FIG. 7 illustrates waveforms of signals applied to the various input terminals shown in FIG. 5.
The signal STROBE is a common input signal to the NAND drivers 101, defining the timing at which the heat generating resistor element 51 is electrically energized.
More specifically, a drive pulse of a pulse duration or width T2 is applied to the common input of the NAND drivers 101 periodically at an interval T1. In this connection, it should be noted that in precedence to the application of the enabling pulse T2, the print data have been transferred to the shift register 105 in response to the data signal and the clock signal and that the print data loaded in the shift register 105 in the preceding cycle have been transferred to the data latches 103 from the shift register 105 in response to a signal LATCH
Since each of the NAND drivers 101 has an input supplied with the inverted output of the associated data latch 103, the electric energization of the heat generating resistor element 51 for a period T3 is performed in accordance with the logical product of the data derived through inversion of the data printed in the preceding print cycle and the data to be newly or instantly printed.
More specifically, the pre-heating drive for compensating or correcting influence of the temperature distribution produced in the preceding printing cycle is performed only for the heat generating resistor segments for which the print data are logic "1" (indicating that data to be printed out is present). In other words, the heat generating resistor segments which were heated upon the data printing in the preceding cycle and for which the data to be subsequently printed are absent or logic "0", the pre-heating is not carried out to prevent the increasing in temperature and the power consumption.
On the other hand, when the latch reset signal is made use of, the inverted outputs of the data latches 103 are all "1", resulting in that the electrical energization is effected in accordance with the output data of the shift register 105 during a period T4 shown in FIG. 7.
The aforementioned printing process according to the invention is summarized in the following table 1.
TABLE 1______________________________________ 1 2 3 4 5 6______________________________________1 Preceding Data 1 0 0 1 1 0 Printed (D1)2 Inverted Data of 0 1 1 0 0 1 Latch (D2)3 Instant Print Data 0 1 0 1 0 1 (D3)4 Logical Product (D4) 0 1 0 1 0 1 of D2 and D35 Pre-Heating ab- pres- ab- pres- ab- pres- sent ent sent ent sent ent______________________________________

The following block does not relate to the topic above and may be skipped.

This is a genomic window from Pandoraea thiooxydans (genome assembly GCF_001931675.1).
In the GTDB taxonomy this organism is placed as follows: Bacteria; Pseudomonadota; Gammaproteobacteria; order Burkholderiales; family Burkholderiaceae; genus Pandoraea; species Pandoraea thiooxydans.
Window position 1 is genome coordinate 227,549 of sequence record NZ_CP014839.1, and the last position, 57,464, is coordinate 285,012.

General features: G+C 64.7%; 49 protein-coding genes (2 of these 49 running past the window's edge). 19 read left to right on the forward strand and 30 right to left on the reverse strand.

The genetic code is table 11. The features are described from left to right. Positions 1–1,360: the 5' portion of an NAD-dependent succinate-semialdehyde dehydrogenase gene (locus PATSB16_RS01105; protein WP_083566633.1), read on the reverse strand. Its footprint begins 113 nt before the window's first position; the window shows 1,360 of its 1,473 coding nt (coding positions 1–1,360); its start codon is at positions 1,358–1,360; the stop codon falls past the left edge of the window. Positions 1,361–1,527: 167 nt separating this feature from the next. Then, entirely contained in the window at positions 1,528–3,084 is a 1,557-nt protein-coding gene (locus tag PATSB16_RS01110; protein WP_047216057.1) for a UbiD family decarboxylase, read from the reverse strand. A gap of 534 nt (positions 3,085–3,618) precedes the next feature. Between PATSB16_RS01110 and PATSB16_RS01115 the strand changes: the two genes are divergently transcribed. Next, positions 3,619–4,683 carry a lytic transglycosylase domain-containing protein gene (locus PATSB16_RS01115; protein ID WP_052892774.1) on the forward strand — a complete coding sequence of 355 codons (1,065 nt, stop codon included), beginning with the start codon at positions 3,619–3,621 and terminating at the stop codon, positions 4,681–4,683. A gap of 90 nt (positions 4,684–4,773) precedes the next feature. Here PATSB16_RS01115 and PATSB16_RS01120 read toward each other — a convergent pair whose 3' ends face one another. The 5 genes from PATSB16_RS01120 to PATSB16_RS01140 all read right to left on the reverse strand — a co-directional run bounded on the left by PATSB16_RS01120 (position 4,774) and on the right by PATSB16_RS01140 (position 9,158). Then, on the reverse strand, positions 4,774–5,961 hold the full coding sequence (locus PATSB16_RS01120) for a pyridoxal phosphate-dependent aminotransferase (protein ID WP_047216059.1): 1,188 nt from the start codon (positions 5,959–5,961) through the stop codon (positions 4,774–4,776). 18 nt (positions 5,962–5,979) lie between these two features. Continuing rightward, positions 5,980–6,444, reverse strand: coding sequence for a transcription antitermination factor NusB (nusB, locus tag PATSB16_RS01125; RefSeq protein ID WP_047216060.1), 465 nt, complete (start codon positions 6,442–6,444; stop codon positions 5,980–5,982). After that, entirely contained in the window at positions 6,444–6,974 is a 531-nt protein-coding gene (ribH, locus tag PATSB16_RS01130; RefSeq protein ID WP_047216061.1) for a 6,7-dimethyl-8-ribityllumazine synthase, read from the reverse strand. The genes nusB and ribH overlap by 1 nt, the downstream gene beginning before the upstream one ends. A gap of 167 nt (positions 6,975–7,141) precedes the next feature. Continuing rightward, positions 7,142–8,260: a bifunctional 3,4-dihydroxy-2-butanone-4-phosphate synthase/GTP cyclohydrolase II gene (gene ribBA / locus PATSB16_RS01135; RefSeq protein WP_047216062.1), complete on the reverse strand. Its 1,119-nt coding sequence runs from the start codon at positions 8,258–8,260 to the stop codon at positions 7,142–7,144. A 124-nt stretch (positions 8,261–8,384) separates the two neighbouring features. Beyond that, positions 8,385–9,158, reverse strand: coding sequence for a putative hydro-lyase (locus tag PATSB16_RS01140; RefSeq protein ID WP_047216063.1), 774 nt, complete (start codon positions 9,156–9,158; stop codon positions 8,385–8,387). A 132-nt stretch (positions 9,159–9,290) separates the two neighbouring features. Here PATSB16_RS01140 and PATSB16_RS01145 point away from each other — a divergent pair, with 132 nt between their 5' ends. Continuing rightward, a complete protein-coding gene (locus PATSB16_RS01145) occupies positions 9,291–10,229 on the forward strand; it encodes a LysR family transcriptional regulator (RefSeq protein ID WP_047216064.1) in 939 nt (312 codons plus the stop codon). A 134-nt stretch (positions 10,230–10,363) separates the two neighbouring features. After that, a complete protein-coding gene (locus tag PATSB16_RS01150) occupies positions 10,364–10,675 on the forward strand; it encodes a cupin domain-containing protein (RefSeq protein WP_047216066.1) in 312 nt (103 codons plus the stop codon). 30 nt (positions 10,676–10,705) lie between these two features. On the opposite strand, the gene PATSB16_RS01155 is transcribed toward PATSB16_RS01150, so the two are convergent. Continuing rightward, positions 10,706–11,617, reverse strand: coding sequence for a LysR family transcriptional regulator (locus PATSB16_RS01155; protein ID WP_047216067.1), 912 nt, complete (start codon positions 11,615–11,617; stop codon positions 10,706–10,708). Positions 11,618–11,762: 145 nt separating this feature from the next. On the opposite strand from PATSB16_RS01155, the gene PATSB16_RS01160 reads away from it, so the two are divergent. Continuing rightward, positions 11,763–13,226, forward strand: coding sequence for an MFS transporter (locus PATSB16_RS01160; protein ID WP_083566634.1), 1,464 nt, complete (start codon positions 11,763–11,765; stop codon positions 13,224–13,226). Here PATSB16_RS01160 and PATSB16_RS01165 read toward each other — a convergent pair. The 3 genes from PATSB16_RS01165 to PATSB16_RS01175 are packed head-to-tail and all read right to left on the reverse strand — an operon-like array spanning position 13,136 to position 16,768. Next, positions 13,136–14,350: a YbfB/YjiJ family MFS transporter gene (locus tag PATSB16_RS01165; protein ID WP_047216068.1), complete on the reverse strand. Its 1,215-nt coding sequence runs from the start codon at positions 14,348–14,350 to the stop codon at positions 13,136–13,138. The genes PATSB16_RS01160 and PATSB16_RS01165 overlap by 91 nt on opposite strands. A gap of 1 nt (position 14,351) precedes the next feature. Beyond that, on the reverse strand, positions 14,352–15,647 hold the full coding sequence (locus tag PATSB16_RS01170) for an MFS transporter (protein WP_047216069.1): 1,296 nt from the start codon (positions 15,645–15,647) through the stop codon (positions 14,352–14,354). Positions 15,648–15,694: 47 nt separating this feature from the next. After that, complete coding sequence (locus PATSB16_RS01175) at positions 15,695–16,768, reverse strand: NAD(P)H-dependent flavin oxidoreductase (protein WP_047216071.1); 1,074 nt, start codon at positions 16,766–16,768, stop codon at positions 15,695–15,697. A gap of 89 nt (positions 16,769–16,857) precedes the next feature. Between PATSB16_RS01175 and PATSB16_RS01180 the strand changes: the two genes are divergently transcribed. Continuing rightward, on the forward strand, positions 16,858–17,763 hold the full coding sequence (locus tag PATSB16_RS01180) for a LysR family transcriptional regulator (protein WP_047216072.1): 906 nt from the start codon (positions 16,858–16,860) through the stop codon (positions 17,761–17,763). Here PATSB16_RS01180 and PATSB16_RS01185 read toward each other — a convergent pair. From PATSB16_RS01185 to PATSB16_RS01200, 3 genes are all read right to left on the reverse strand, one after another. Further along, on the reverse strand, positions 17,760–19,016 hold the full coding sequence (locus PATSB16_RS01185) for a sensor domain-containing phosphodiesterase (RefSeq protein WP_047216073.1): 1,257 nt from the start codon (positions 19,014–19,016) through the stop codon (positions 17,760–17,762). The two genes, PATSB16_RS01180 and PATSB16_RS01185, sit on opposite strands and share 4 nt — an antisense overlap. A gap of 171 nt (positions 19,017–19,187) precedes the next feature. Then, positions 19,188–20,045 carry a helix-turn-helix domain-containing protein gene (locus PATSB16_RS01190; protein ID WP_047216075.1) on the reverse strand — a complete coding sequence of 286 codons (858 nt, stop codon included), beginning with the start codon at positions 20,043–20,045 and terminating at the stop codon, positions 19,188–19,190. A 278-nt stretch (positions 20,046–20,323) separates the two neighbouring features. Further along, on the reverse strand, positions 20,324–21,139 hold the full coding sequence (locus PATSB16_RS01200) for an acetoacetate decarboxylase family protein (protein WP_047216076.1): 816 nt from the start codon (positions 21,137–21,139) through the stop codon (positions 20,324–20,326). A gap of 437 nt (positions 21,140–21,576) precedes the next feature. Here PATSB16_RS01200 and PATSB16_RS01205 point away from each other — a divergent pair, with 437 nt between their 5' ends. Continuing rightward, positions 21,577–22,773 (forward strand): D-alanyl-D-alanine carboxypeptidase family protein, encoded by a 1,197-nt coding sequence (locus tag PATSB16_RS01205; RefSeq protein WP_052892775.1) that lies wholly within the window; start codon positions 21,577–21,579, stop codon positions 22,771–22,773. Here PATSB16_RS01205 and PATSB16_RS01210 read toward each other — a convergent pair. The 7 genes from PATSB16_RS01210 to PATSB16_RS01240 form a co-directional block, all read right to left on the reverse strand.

More particularly, when the preceding print data (D1) and the instant print data (D3) are such as indicated at columns 1 to 6 of the above table for given heat generating resistor segments, the inverted latch data D2, the logical product of D2 and D3 and the presense or absence of the pre-heating are such as illustrated in the corresponding columns of the above table.
It will be seen that when the printing have been performed in the preceding cycle, the pre-heating is not effected (refer to columns 1 and 5) unless the printing is to be effected in the instant cycle. Further, in case the printing is not performed both in the preceding and instant cycles (refer to the column 3), no pre-heating is carried out.
On the other hand, when the printing is to take place in the instant cycle, the pre-heating is always effected regardless of whether the printing has been performed in the preceding cycle or not (refer to columns 2, 4 and 6).
In this way, according to the thermal printing method described above, the pre-heating for compensating for or correcting the influence of the temperature distribution produced by the preceding printing cycle is effected only for the heat generating resistor segments for which the print data (i.e. data to be printed) are present as indicated by "1". In this connection, examination will be made below concerning the thermal response characteristic of the thermal print head by referring to FIG. 8.
In FIG. 8, the thermal response of the thermal print head is illustrated at FIG. 8(A), while the energizing current pulses are illustrated at FIG. 8(B) on the assumption that electric energization of 0.75 ms in duration (T2) takes place periodically at the time interval (T1) of 2 ms for one row of the heat generating resistor segments. The symbol T3 represents the duration of energization for the pre-heating, and T4 represents the duration of energization for the data printing.